Thursday, January 24, 2008

Intense Lyricism

Having to acquaint myself with Mahler's colossal Symphony No. 3 in a day and a half is no mean feat. The approximately-90-minute long work (longest among all his symphonies) can be incredibly beautiful and taxing on the same time when I listen to two full runs in the same day. The Singapore Symphony Orchestra will be having a local premiere of this transcendental masterpiece this Saturday evening, and of course, I've grabbed a first class seat for this concert. I'll probably be doing a review of this concert as well, which will also be for an essay required in a module which I'm taking in university. (As you may have inferred, the essay is secondary here. Screw the academic essays, my appreciation of the concert comes first.)

Besides a decadent indulgence in Mahler today, I got to listen to a couple of my favourite works later in the evening in a most insightful masterclass by Keng Yuen Tseng, the Yong Siew Toh Chair in Violin at the Peabody Institute of the John Hopkins University. He is no doubt a most passionate mentor who goes the extra mile just to draw out the best out of the students.

A very young and talented violinist, whom I shall name PonytailGirl here, started off the masterclass with one of my favourite Schubert pieces, Sonatina in D (D. 384). It was quite a surprise and relief knowing that this piece is on the masterclass list of music, especially after having a lunch date with a megalomaniac Mahler (of course, an exceptional megalomaniac with an immense depth). It isn't a big work, but a beautiful and precious gem among Schubert's output nonetheless. That's some more passionate lyricism for me after two full runs of Mahler 3rd! The insightful advice by Keng Yuen Tseng did much to draw out an additional depth to PonytailGirl's already beautiful interpretation of the music. Despite being well acquainted with Schubert's music for the past three years of my life, it's simply surprising how I still manage to gain new insights to a Schubert work which I have listened to on countless occasions.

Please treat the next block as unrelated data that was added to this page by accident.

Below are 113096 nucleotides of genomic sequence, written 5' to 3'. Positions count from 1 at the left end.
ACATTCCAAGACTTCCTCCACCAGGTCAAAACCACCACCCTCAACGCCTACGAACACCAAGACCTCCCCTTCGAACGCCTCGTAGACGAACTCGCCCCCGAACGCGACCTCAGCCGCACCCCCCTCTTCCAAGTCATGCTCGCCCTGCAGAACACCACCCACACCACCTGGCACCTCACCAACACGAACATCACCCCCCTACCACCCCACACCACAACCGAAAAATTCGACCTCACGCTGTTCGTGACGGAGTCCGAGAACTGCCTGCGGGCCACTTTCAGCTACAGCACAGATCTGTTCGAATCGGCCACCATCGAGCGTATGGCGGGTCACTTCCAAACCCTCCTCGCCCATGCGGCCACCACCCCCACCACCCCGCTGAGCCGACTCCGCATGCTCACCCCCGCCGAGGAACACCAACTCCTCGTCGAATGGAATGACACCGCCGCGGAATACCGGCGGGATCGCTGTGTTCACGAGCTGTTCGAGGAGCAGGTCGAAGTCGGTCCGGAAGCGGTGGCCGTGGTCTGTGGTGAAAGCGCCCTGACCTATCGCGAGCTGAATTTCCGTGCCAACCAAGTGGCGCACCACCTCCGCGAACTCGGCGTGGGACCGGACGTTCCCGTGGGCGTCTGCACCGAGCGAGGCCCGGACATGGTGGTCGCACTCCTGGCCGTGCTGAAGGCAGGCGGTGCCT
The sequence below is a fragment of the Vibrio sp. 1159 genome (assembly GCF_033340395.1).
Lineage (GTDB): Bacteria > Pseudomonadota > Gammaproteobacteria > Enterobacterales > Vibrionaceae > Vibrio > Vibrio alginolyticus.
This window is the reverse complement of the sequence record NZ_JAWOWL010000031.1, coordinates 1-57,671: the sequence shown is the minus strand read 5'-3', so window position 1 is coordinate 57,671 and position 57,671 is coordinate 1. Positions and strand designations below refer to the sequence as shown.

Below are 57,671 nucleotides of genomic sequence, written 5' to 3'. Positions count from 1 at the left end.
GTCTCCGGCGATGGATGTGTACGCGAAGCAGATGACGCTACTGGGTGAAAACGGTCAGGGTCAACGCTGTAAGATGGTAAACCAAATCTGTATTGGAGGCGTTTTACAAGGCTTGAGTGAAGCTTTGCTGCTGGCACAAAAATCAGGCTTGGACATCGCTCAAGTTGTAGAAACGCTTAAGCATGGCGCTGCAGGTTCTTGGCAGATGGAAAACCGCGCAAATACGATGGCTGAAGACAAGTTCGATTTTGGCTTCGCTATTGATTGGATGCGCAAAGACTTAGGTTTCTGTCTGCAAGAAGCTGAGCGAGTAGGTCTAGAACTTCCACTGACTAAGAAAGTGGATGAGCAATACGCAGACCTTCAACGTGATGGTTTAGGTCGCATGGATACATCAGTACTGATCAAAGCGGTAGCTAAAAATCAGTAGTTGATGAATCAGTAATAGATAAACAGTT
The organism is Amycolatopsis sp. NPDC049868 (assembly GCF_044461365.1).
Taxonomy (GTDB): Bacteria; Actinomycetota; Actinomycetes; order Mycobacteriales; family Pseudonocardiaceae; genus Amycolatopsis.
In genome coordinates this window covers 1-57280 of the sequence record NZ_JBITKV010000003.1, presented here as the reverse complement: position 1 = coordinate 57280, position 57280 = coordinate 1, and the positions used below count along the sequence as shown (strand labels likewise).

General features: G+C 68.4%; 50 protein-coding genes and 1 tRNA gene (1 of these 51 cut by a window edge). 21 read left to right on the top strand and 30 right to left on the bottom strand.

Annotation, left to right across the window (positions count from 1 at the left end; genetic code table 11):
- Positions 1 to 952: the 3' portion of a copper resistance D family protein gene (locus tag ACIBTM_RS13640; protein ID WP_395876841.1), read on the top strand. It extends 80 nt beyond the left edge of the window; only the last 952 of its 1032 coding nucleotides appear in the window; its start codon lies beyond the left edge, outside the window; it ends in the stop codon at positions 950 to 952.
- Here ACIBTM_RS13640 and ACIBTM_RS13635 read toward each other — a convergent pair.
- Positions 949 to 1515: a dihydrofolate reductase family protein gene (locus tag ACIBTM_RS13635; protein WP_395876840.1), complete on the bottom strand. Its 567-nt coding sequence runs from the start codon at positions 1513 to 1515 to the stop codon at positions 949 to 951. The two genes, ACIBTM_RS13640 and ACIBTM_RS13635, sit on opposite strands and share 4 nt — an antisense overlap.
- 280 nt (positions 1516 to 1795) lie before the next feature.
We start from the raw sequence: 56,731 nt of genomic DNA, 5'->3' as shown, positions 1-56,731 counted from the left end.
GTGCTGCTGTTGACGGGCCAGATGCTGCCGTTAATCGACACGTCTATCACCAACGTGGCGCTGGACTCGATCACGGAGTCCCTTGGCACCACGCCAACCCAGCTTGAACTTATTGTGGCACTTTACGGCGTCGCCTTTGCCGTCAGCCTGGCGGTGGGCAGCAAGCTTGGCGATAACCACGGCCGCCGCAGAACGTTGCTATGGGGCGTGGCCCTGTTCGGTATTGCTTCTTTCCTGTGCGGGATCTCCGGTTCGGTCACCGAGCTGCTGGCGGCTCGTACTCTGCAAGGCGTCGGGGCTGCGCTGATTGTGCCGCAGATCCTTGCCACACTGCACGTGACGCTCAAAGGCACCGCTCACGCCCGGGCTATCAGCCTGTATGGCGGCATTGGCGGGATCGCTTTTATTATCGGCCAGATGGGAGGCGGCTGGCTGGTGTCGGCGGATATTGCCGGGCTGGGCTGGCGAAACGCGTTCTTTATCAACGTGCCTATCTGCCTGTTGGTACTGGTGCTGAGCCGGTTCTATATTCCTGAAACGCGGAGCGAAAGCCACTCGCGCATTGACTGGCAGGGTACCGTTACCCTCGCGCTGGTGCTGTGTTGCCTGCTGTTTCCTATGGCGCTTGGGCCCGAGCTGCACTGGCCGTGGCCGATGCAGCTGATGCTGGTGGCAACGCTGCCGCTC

SloppyLookingBoy played the dramatically lyrical 1st movement of Brahms' Violin Concerto in D major (Op. 77). I was hoping that his playing wouldn't be as sloppy as he was dressed, but unfortunately, it wasn't so. Still, it was quite a mean feat for a student to complete the entire 1st movement which was unbelievably demanding, given the fact that Brahms wasn't a violinist and didn't understand much about the violin to write a violin concerto. Thankfully, I was enamored by something else throughout his masterclass session - the accompaniment. SloppyLookingBoy's accompanist played the accompaniment for PonytailGirl as well. Both pieces were of contrasting characters, despite both being romantic pieces, which were still deeply rooted in the classical style. Schubert was mostly light, lyrical and uplifting while Brahms was mostly deep, dramatic and dark. The sensitivity which she exhibited was nothing short of mind-blowing. In Schubert, she was an equal with the violin. The chemistry between both instruments was immensely captivating. In Brahms, she was the orchestra. Her fingers drew out the timbres of the various instrumentation as much as the Steinway allowed. It caught my attention in this particular piece due to the orchestration of Brahms. His beautiful melodic lines didn't belong solely to the solo violin, but to various important orchestral instruments as well, notably the oboe, cellos and double basses. The various charming melodic lines were handled with the utmost sensitivity by the accompanist. At the same time, she took extra care not to overpower SloppyLookingBoy and accommodated the most awkward tempo changes by SloppyLookingBoy with extreme delicacy. In some cases when the violin took centre stage, she was an empty vessel, helping the violin to shine by absorbing SloppyLookingBoy's style completely. In other cases when she had her solo parts, her musicality and depth were nothing short of breathtaking. It was a rare epiphanic moment when I witnessed such musicality and depth being summoned and repressed at will in order to help the soloist to shine. That was truly a first class accompanist whom I had come across this evening.